Saturday, June 6, 2015

First impressions after a week with the CLE

1. General construction quality is solid but definitely a notch below Leica. Basically the Minolta is a Toyota to Leica's Mercedes. It's a great reliable car, but it ain't a Mercedes. For example, the ISO knob is plastic, as is the film lead sprocket, and there is an awkward self-timer bulb marring the front grill. The reliance on batteries also worries me, since any tool with plastic or batteries will break eventually. I'd give this body three years max of heavy use before wearing down. If it lasts that long I'll be very happy.

2. After using a .72 M6 for 7 years, the .58 magnification viewfinder has required a visual adjustment. I keep putting my eye to the camera and thinking the scene can't possibly be that small. How dies it all fit into the framelines? It's so bright and wide! But after getting used to it, it's pretty sweet. Not only can I see the precise edges of my 40 mm lens for the first time, there is plenty of room around them to see what's just outside the frame. I guess that's no biggie to most rangefinder users, but I feel I've entered a brave new world

3. The film advance knob is smooth as silk, and springs back into place after each shot. The shutter button's sensitivity is perfect. And with aperture priority, shooting requires less hands-on intervention than before. I feel like I've checked into a luxury hotel, the kind where bellhops carry your luggage and a concierge arranges your taxi. Did I really do all that stuff for myself before? What was I thinking?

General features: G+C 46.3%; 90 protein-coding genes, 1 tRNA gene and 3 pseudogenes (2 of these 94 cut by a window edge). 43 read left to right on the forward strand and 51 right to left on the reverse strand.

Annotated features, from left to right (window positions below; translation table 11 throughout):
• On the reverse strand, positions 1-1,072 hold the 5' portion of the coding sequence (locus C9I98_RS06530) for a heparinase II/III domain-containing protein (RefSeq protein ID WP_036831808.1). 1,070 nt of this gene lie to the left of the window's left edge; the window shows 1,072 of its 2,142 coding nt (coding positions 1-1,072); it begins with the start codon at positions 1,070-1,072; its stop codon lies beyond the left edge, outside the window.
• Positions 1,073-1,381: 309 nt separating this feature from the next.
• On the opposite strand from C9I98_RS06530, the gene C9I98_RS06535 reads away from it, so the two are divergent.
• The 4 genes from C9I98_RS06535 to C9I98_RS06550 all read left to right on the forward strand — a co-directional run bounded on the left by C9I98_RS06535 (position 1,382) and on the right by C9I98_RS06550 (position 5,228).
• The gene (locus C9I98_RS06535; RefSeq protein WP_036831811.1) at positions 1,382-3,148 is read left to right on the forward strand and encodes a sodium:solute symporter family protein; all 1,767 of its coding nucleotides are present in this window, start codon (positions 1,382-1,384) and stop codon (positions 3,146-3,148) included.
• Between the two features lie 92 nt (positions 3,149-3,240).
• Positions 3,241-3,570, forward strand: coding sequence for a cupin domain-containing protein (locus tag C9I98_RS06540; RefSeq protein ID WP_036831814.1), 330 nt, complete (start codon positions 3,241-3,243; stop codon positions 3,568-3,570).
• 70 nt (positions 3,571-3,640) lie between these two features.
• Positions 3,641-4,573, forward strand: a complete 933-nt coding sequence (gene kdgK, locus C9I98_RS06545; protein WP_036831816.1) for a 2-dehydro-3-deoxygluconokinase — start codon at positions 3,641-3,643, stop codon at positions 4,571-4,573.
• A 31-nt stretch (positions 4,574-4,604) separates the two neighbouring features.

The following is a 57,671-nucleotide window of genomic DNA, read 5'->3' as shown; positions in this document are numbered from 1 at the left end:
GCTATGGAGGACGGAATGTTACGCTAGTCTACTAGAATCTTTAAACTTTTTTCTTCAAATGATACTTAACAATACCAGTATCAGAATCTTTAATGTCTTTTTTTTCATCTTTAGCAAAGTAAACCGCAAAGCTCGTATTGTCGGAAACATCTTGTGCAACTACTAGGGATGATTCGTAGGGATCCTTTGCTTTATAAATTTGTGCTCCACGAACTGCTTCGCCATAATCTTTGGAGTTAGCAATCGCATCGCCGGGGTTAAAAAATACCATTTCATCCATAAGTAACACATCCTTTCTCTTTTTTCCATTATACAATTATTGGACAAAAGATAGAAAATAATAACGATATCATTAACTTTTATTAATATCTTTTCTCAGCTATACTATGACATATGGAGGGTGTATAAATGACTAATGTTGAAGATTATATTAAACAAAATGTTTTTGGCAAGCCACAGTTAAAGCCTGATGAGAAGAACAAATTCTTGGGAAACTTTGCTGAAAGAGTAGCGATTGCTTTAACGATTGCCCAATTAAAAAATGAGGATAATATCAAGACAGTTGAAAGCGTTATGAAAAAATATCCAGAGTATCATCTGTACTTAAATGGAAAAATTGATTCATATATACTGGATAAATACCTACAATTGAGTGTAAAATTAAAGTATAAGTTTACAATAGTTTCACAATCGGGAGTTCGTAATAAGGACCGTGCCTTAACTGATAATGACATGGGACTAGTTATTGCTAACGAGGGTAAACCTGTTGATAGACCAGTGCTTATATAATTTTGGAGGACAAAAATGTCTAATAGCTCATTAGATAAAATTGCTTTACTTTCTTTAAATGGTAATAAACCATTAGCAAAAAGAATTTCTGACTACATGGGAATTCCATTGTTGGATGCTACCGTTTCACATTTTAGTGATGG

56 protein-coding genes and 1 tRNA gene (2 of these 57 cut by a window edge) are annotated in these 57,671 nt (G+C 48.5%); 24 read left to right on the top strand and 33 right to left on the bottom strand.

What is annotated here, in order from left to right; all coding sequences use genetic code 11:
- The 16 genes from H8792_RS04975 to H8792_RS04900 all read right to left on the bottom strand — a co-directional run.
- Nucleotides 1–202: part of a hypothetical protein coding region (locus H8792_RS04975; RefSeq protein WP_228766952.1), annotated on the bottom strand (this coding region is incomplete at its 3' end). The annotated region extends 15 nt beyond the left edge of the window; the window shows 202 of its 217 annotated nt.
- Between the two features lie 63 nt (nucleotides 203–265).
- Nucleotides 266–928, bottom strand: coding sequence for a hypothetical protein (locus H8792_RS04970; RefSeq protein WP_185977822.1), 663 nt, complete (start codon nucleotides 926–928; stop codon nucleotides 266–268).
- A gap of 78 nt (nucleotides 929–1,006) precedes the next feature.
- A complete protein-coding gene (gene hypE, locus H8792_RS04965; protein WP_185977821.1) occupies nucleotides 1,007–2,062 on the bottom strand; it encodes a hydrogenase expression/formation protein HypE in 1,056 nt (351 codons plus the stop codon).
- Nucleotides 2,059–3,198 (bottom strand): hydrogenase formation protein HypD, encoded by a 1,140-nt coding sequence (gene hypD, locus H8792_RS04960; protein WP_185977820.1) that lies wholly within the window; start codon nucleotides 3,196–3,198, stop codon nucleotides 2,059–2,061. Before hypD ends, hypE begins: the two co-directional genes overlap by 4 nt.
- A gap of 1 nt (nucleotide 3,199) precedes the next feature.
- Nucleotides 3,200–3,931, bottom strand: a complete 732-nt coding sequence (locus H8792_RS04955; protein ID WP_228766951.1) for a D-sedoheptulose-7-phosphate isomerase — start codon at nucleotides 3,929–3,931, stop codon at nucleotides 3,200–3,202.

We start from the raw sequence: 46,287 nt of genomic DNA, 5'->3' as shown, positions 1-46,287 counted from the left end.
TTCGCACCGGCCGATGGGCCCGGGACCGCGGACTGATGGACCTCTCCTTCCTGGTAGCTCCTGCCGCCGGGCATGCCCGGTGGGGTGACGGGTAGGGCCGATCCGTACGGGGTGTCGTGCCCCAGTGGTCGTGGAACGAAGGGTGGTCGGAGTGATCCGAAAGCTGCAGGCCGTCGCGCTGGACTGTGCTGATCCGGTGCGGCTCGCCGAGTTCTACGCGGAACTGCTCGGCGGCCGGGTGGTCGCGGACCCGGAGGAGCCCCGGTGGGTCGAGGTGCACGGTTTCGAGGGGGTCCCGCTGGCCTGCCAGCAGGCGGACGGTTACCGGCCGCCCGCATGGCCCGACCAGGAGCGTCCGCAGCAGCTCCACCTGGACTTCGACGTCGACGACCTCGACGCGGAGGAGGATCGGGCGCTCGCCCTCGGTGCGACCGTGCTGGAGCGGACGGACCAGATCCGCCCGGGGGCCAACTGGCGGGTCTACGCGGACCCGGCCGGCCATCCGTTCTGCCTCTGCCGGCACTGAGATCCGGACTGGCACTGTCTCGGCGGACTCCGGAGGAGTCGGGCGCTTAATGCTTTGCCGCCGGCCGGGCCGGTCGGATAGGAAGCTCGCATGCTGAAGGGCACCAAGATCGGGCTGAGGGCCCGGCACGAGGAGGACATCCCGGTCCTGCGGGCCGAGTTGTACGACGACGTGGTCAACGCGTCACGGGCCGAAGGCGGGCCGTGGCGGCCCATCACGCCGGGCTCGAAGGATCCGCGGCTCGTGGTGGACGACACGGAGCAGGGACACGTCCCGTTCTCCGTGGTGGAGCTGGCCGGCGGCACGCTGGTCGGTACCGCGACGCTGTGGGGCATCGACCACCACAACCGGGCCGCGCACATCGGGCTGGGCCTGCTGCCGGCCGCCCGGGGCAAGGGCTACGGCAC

4. The camera is noticeably lighter and smaller than my M6. It feels like a cross between an M6 and a Diana. I think it might be too light, actually. I prefer the stability of a heavy camera for slower shutter speeds, and for twirling aimlessly near my waist between shots. With 40 mm lens, the smaller CLE fits easy into any pocket.

5. Rewind is smooth and easy. And changing a roll of film is much simpler than with the M6. That's not much of a bragging point but it only constrasts how ridiculous Leica's film changing mechanism is. On the other hand, I used to enjoy putting the bottom plate in my mouth and watching people react as I meditated during the roll change. It took me about 30 seconds with the Leica. With the Minolta it's more like fifteen. 

6. The M6 generated fairly regular comments from passersby. What's that camera? It's a Leica? How old? Do you process your film? Bla bla bla yada yada chit chat. I've gone a week with the small, black, unobtrusive CLE. Zero comments! I can do my thing and no one bothers me. I look like a tourist. Maybe I am one.

7. Slightly wider gap between frames makes cutting negs easier. Even with the wider gaps I can fit 38 shots on roll, since the sprocket only takes up a short film lead upon loading.

8. The camera body has a few odd protrusions: the rewind mechanism and battery case on the bottom plate, and a compartment in the back for cardboard film-type reminder. I expect these to create a bit of wind-drag when I approach the sound barrier, but it hasn't been an issue so far.


Giovanni said...

I've joined the CLE club after realising that the 0.72 finder on the M6 is not good for 28mm and that I'm not a big fan of external I've got a CLE from a friend and I can relate with everything you say about it. I'd add that the shutter is a bit louder than the M6 (mine, at least). Good luck and have fun!

John said...

I come to B for hard hitting journalism on the distance between frames on niche 35mm cameras, thanks for never disappointing.

Blake Andrews said...

Come to B with no expectations. Then disappointment is impossible.

BeInBalance said...

I bought my CLE when it first came out from Ken Hansen Photo NYC, 35 years ago. It was my back up to my Leica M-4P...
Regrettably I sold my Leica, but kept the Minolta. I have to admit with the exposure circuit board going south, the
manuel speeds still holding up....I'll have to replace the light seals. I have to admit this camera compared to my other film
cameras, Voiltlander R3A, Konica S-3, with all it's faults, it's still a pleasure to use to this day. When looking over old negatives, the 40mm Rokkar and the CLE made it happen more times then not....